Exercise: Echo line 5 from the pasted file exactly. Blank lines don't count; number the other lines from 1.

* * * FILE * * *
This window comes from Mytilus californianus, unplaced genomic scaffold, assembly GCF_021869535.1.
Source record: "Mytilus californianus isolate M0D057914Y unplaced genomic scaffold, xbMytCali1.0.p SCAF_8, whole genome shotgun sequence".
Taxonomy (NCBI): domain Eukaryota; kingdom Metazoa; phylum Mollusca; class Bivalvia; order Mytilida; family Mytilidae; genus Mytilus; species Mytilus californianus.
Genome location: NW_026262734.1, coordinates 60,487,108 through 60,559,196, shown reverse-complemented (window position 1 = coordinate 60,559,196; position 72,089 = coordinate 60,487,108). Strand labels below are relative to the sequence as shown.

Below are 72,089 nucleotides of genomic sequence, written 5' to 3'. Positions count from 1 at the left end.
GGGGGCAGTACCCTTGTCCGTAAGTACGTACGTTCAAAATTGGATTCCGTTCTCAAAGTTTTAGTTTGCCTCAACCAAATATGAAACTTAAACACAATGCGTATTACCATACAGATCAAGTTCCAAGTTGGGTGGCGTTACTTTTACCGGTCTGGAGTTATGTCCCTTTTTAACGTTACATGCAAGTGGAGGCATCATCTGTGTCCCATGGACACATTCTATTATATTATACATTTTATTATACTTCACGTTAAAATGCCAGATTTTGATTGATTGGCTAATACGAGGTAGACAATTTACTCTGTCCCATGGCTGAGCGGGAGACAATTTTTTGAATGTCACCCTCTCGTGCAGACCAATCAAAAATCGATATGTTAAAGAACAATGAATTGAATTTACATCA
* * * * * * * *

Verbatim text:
Below are 72,089 nucleotides of genomic sequence, written 5' to 3'. Positions count from 1 at the left end.